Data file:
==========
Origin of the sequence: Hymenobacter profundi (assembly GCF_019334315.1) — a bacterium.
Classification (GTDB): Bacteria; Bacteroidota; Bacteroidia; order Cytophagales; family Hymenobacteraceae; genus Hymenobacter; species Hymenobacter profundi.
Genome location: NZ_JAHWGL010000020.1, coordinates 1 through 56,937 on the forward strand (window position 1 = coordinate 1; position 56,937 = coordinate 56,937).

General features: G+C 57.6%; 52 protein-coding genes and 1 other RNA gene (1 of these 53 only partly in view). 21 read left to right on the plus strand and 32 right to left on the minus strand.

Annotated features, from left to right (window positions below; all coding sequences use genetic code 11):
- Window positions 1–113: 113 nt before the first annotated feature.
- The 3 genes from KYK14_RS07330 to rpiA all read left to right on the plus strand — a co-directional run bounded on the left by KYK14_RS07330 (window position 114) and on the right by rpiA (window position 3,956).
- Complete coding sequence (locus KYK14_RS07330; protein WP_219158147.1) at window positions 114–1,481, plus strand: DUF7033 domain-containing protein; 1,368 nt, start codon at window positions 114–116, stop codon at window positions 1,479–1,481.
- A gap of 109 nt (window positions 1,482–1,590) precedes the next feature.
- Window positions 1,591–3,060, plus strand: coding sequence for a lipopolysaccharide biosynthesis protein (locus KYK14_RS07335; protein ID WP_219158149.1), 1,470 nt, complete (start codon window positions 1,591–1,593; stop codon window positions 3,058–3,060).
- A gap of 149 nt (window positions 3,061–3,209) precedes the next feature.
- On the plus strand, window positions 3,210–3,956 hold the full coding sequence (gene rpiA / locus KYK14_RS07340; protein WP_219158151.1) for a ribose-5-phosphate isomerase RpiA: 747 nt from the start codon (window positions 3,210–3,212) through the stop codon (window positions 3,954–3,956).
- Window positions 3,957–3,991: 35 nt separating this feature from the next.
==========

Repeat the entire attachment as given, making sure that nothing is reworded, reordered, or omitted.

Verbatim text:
Origin of the sequence: Hymenobacter profundi (assembly GCF_019334315.1) — a bacterium.
Classification (GTDB): Bacteria; Bacteroidota; Bacteroidia; order Cytophagales; family Hymenobacteraceae; genus Hymenobacter; species Hymenobacter profundi.
Genome location: NZ_JAHWGL010000020.1, coordinates 1 through 56,937 on the forward strand (window position 1 = coordinate 1; position 56,937 = coordinate 56,937).

General features: G+C 57.6%; 52 protein-coding genes and 1 other RNA gene (1 of these 53 only partly in view). 21 read left to right on the plus strand and 32 right to left on the minus strand.

Annotated features, from left to right (window positions below; all coding sequences use genetic code 11):
- Window positions 1–113: 113 nt before the first annotated feature.
- The 3 genes from KYK14_RS07330 to rpiA all read left to right on the plus strand — a co-directional run bounded on the left by KYK14_RS07330 (window position 114) and on the right by rpiA (window position 3,956).
- Complete coding sequence (locus KYK14_RS07330; protein WP_219158147.1) at window positions 114–1,481, plus strand: DUF7033 domain-containing protein; 1,368 nt, start codon at window positions 114–116, stop codon at window positions 1,479–1,481.
- A gap of 109 nt (window positions 1,482–1,590) precedes the next feature.
- Window positions 1,591–3,060, plus strand: coding sequence for a lipopolysaccharide biosynthesis protein (locus KYK14_RS07335; protein ID WP_219158149.1), 1,470 nt, complete (start codon window positions 1,591–1,593; stop codon window positions 3,058–3,060).
- A gap of 149 nt (window positions 3,061–3,209) precedes the next feature.
- On the plus strand, window positions 3,210–3,956 hold the full coding sequence (gene rpiA / locus KYK14_RS07340; protein WP_219158151.1) for a ribose-5-phosphate isomerase RpiA: 747 nt from the start codon (window positions 3,210–3,212) through the stop codon (window positions 3,954–3,956).
- Window positions 3,957–3,991: 35 nt separating this feature from the next.